Monday, July 16, 2012

Out and About: Exhibits

The much over-looked Berthe Morisot

In Paris, there’s a partially undeclared war between the Musée d’Orsay and the Musée Marmottan. And it’s all Monet’s fault.
     Orsay has all the spotlights on it, and it’s right there in the middle of town, across the river from the Louvre. The much smaller Marmottan, on the other hand, is barely inside Paris, on its very western edge, and not right at a métro stop even. So to make the point that they have Monets too, they’ve changed their name to Musée Marmottan Monet.
     Their permanent exhibit, built around the personal collection of Paul Marmotan as well as gifts from different donors, includes illuminations from the Middle Ages and Renaissance as well as works from the First Empire. But the main attraction is its works by Claude Monet, and with the huge donation made by the artist’s younger brother Michel in 1966, this became the largest Monet collection in the world.
And all this showcased in a magnificent mansion that was once a duke’s hunting lodge.

But as amazing as all that is, that wasn’t why I took three different métro lines to come here. The Marmottan is hosting a show of the works of Berthe Morisot, and thanks to her descendants’ generosity, this museum is now the proud owner of 81 of her pieces: oils, watercolors, pastels, drawings and even her sketchbooks. It’s the first retrospective show of her genius since well before my birth.

Morisot, by Edma
     Morisot was one of three children, all of whom were given art lessons at a young age, maybe because they were descended from the Rococo painter Fragonard. Her brother moved on to other interests but Berthe and her sister Edma continued and became quite talented artists. Edma eventually got married, as women tend to do, had children and closeted her natural gift away in mothballs. Berthe did not. Even after her marriage to Impressionist Edouard Manet’s brother Eugene at the old-maidenly age of 33, she continued to paint, her favorite model being their daughter Julie. And she kept her own name as well, signing - as before - Berthe Morisot.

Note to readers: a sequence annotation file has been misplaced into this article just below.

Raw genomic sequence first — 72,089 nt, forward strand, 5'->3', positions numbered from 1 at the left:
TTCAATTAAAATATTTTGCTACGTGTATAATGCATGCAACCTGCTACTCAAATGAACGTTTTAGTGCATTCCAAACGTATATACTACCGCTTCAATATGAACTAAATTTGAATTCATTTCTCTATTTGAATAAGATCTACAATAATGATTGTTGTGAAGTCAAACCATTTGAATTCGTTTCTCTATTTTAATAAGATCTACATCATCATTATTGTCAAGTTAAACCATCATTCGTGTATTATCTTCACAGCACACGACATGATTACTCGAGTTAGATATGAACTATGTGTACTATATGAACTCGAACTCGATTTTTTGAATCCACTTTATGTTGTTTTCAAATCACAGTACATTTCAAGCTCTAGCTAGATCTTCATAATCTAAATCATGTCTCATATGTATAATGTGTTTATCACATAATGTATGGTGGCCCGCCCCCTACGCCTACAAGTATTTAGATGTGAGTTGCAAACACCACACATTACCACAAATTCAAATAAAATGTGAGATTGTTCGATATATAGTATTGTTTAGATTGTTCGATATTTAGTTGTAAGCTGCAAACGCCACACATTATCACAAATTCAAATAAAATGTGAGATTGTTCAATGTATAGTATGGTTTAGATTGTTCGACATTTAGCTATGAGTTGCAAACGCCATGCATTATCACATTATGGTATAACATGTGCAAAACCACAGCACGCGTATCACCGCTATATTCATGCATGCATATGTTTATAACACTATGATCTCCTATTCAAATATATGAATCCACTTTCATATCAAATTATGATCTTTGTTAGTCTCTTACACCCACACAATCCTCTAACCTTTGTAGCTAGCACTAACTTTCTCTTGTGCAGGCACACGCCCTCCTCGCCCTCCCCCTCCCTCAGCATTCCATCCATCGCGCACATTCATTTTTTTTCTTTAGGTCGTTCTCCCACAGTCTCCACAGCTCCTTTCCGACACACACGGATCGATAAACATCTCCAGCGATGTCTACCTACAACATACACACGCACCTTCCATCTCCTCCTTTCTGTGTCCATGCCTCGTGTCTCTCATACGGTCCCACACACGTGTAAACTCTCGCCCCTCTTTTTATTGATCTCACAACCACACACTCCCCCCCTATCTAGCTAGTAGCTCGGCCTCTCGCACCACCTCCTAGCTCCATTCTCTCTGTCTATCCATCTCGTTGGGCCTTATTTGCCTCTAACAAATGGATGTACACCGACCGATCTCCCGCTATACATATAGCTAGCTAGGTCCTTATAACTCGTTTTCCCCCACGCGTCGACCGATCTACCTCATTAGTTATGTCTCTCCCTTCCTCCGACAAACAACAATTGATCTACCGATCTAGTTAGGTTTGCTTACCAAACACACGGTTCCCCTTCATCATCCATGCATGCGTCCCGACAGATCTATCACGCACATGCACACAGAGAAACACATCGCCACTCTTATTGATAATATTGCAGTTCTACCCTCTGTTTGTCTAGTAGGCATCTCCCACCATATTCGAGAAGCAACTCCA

But long before her marriage, Morisot had already been in the thick of things Impressionist. By the age of 20, she was being taught by Camille Corot, especially in plein air (outdoor) painting. That gave her a good preparation in the transposition of light, which was the principle behind Impressionism. Her paintings were first accepted by the Salon de Paris when she was only 23 and from then on her name was on the lips of all her contemporaries. She was the only woman artist at the first Impressionist show in 1874, her works hanging alongside those of Monet, Renoir, Pissarro, Degas and Sisley. Pretty good company, for a girl!
Morisot, by Manet
     Manet took a keen interest in her talents and a long and friendly collaboration ensued, all of which is well-documented. Some say he was the teacher and she the student, but there seems to be quite a lot of give and take when you read their correspondence. He painted a striking portrait of her in mourning when her father died... and more than ten others as well.